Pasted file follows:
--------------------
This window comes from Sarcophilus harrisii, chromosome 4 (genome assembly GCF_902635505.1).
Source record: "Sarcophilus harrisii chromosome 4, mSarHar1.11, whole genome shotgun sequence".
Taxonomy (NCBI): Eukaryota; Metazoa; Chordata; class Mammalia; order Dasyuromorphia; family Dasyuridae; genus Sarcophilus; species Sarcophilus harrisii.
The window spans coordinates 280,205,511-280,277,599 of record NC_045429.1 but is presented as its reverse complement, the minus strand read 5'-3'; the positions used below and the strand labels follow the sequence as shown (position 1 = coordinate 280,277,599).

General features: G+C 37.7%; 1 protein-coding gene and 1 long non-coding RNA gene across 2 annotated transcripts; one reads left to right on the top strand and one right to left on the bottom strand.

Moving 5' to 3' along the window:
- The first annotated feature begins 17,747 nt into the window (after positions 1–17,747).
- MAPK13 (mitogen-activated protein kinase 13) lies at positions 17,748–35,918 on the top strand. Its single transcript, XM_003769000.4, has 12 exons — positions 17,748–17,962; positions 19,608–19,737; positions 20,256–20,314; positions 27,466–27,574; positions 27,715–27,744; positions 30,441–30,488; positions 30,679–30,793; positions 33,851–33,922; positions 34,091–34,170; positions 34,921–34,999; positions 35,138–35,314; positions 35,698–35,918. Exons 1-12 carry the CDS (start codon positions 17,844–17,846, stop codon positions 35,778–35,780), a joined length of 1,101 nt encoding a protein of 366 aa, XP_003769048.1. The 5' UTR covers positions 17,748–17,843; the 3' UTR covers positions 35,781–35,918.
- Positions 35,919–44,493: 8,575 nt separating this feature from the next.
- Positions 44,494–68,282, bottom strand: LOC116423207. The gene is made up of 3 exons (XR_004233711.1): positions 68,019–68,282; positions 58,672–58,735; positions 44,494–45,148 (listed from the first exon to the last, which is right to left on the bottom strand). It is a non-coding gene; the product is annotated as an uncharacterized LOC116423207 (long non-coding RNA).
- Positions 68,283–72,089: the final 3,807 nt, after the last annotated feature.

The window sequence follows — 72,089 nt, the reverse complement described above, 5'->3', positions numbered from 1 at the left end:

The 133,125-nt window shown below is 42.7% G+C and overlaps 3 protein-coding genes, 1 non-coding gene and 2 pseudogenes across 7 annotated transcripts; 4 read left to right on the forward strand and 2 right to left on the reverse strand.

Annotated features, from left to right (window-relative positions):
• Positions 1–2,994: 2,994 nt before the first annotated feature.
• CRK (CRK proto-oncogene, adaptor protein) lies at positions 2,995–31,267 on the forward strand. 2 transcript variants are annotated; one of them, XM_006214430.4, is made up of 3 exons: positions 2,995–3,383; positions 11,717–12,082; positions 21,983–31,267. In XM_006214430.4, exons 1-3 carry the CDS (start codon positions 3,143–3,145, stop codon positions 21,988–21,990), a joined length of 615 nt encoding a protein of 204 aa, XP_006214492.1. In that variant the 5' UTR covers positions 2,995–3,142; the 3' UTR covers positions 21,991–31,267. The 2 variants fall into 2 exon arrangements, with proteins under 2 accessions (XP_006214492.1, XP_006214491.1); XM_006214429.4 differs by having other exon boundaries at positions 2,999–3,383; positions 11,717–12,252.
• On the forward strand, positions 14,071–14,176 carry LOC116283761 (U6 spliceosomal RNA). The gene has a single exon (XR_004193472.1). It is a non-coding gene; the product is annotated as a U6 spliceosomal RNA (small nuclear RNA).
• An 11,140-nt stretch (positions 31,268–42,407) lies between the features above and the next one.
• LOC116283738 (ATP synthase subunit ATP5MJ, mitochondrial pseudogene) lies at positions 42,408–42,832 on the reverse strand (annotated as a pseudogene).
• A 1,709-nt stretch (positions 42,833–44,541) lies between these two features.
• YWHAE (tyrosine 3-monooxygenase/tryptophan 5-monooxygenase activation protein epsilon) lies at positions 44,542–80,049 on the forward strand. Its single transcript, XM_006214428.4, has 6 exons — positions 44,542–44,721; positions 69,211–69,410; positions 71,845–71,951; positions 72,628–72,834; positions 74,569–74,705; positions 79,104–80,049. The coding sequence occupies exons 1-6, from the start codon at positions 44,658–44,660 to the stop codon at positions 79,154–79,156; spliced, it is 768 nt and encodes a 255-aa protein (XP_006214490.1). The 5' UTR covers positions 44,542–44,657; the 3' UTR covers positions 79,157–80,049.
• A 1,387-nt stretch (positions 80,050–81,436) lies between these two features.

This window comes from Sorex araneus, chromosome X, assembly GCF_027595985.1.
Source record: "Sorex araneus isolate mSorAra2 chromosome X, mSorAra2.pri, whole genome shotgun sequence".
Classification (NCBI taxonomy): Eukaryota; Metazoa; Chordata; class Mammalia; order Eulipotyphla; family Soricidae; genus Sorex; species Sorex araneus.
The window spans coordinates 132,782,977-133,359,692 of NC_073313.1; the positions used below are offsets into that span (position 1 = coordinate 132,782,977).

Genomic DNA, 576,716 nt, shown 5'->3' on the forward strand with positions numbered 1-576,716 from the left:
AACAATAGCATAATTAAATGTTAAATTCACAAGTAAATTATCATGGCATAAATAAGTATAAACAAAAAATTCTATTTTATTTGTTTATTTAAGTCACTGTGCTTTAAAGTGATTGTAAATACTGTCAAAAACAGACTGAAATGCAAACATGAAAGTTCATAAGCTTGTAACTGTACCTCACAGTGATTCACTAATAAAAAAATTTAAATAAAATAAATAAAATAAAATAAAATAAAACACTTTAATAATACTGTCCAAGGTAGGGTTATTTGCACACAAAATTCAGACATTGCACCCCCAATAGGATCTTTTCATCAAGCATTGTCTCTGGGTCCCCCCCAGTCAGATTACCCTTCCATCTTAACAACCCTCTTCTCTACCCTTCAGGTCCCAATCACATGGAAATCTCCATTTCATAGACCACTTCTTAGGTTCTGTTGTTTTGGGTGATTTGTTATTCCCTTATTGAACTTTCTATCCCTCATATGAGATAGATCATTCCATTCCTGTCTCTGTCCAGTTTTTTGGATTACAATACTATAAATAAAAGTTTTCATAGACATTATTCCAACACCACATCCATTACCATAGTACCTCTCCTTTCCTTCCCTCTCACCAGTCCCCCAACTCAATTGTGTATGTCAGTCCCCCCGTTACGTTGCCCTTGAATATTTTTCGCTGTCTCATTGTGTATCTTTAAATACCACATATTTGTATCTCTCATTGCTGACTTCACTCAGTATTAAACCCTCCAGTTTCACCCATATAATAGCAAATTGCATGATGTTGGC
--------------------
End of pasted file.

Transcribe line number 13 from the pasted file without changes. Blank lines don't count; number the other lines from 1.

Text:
The 133,125-nt window shown below is 42.7% G+C and overlaps 3 protein-coding genes, 1 non-coding gene and 2 pseudogenes across 7 annotated transcripts; 4 read left to right on the forward strand and 2 right to left on the reverse strand.